Knowing… can be so fleeting, here one moment so strongly and then fade, be lost, gone. Does it return in a different way on another day? It is my own – where does it come from? I feel no God, see no God and hear no God; I know I am alone within my life and how I make it. What makes me make it the way it is? I have no answers but love the questions. I sit here, holding my pen, eyes half closed listening to my life breathe gently. How can I break these moments of still, peaceful wonderment to share who and how I am?
When Lesley revisited this poem she talked of how important it is to embrace vulnerability, before our strengths can be regained and nourished. As Art Bochner writes, this is the power of autoethnography writing which is, like coaching, an existential calling.
To connect with Margaret Chapman-Clarke
Margaret Chapman-Clarke, CPsychol, AFBPsS, CSci is a consulting work psychologist, mindfulness facilitator, researcher, writer and gestalt practitioner, whose raison d’être is to call for a turn towards autoethnography. An approach she describes as: ‘‘integrative, mindful and transpersonal that puts the human back into our scholarship and practice in coaching.’ She has been described as a ‘true pioneer’ in coaching and mindfulness in the workplace. She has worked with the All Party Parliamentary Group on Mindfulness; spoken nationally and internationally on emotional intelligence, positive psychology, resilience and mindfulness and compassion at work and published the first evidence-based text on mindfulness and wellbeing (Kogan Page, 2016). Margaret has a particular interest in reflexive, creative and expressive writing in coaching and for wellbeing. She divides her time (by accident) between ‘two centres’ York and Scarborough. The latter is where she enjoys a beautiful view of the sea and where, as an ex-member of H.M. Services, she supports the work of a local military veterans’ charity, the First Light Trust.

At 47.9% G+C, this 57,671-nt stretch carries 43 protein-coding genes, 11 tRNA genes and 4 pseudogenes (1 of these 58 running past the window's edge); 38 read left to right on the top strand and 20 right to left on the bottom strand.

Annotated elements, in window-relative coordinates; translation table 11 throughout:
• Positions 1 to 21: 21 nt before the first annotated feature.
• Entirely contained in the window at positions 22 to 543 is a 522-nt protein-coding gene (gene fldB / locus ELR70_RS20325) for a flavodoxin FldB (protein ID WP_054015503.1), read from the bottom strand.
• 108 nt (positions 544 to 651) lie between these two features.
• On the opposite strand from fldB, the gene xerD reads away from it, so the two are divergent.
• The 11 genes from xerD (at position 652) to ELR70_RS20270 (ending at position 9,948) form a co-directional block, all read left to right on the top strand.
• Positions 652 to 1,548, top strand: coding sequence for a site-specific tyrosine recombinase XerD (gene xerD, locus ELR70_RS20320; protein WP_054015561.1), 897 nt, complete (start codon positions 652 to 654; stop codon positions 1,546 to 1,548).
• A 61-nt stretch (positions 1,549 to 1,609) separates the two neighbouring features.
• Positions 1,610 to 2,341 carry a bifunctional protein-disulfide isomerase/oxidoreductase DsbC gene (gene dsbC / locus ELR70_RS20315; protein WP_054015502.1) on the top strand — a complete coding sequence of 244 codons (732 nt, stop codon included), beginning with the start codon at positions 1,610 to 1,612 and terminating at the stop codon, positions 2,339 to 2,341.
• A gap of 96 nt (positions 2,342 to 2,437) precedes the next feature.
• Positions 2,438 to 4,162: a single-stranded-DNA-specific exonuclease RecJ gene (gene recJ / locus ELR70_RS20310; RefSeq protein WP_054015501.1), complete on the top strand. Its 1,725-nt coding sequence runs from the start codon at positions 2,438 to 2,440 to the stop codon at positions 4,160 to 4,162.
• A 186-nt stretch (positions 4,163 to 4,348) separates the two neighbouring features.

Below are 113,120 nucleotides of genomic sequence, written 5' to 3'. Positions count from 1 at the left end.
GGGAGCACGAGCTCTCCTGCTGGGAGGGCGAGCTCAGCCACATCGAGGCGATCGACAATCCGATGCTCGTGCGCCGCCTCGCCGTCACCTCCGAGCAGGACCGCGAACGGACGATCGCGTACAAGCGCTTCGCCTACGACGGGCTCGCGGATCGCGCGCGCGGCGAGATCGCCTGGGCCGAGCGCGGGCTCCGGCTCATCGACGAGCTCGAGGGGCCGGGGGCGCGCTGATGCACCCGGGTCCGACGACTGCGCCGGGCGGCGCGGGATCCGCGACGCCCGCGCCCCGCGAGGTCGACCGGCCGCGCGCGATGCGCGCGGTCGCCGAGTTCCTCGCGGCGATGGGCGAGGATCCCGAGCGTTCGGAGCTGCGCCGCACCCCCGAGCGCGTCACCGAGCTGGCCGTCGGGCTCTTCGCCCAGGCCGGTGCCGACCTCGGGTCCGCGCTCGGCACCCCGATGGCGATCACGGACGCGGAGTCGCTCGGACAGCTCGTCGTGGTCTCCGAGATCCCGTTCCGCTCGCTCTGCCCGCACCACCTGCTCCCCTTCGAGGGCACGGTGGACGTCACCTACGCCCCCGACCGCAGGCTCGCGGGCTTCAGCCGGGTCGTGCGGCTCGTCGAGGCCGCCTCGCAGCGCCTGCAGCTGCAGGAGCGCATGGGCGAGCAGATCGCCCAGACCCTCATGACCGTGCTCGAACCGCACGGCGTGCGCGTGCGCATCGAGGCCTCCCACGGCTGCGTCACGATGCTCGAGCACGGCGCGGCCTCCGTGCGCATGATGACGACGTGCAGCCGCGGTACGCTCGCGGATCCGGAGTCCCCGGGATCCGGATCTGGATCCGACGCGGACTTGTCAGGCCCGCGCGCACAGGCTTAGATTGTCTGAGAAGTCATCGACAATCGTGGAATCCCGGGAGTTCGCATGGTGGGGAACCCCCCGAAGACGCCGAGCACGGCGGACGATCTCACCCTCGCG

Coaching for Compassionate Resilience Through Creative Methods in Hall, L. (2015) Coaching in Times of Crisis and Transformation
 The Art of Somatic Coaching: Embodying Skilful Action, Wisdom and Compassion
 Rose, N. (1999) Governing the Soul: Shaping of the Private Self
 Discovering Autoethnography as a research genre, methodology and method: The Yin and Yang of Life, the Transpersonal Psychology Review, 18 (2),